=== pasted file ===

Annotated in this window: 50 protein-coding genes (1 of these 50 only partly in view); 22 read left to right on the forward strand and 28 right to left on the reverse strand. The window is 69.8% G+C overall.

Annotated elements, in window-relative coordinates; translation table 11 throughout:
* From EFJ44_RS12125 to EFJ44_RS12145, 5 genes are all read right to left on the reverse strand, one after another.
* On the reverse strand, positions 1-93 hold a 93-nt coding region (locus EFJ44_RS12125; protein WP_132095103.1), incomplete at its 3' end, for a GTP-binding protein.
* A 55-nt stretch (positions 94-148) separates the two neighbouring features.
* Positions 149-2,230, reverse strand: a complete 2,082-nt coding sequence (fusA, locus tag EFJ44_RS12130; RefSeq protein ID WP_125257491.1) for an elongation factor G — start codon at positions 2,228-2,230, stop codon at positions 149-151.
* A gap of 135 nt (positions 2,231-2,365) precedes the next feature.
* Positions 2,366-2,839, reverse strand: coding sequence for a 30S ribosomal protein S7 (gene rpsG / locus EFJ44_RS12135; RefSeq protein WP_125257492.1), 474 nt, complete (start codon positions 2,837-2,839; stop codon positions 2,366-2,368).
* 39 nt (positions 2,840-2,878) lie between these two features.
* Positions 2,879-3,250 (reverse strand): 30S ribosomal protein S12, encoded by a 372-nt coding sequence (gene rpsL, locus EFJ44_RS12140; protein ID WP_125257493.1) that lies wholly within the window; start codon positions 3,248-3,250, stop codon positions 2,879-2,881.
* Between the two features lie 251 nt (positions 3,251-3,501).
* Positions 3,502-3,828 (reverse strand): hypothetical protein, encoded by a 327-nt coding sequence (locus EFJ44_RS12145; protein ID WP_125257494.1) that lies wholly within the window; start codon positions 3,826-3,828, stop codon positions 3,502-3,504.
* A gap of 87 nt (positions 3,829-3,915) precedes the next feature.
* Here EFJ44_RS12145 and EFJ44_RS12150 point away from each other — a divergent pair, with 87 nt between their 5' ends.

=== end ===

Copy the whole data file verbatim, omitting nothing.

Annotated in this window: 50 protein-coding genes (1 of these 50 only partly in view); 22 read left to right on the forward strand and 28 right to left on the reverse strand. The window is 69.8% G+C overall.

Annotated elements, in window-relative coordinates; translation table 11 throughout:
* From EFJ44_RS12125 to EFJ44_RS12145, 5 genes are all read right to left on the reverse strand, one after another.
* On the reverse strand, positions 1-93 hold a 93-nt coding region (locus EFJ44_RS12125; protein WP_132095103.1), incomplete at its 3' end, for a GTP-binding protein.
* A 55-nt stretch (positions 94-148) separates the two neighbouring features.
* Positions 149-2,230, reverse strand: a complete 2,082-nt coding sequence (fusA, locus tag EFJ44_RS12130; RefSeq protein ID WP_125257491.1) for an elongation factor G — start codon at positions 2,228-2,230, stop codon at positions 149-151.
* A gap of 135 nt (positions 2,231-2,365) precedes the next feature.
* Positions 2,366-2,839, reverse strand: coding sequence for a 30S ribosomal protein S7 (gene rpsG / locus EFJ44_RS12135; RefSeq protein WP_125257492.1), 474 nt, complete (start codon positions 2,837-2,839; stop codon positions 2,366-2,368).
* 39 nt (positions 2,840-2,878) lie between these two features.
* Positions 2,879-3,250 (reverse strand): 30S ribosomal protein S12, encoded by a 372-nt coding sequence (gene rpsL, locus EFJ44_RS12140; protein ID WP_125257493.1) that lies wholly within the window; start codon positions 3,248-3,250, stop codon positions 2,879-2,881.
* Between the two features lie 251 nt (positions 3,251-3,501).
* Positions 3,502-3,828 (reverse strand): hypothetical protein, encoded by a 327-nt coding sequence (locus EFJ44_RS12145; protein ID WP_125257494.1) that lies wholly within the window; start codon positions 3,826-3,828, stop codon positions 3,502-3,504.
* A gap of 87 nt (positions 3,829-3,915) precedes the next feature.
* Here EFJ44_RS12145 and EFJ44_RS12150 point away from each other — a divergent pair, with 87 nt between their 5' ends.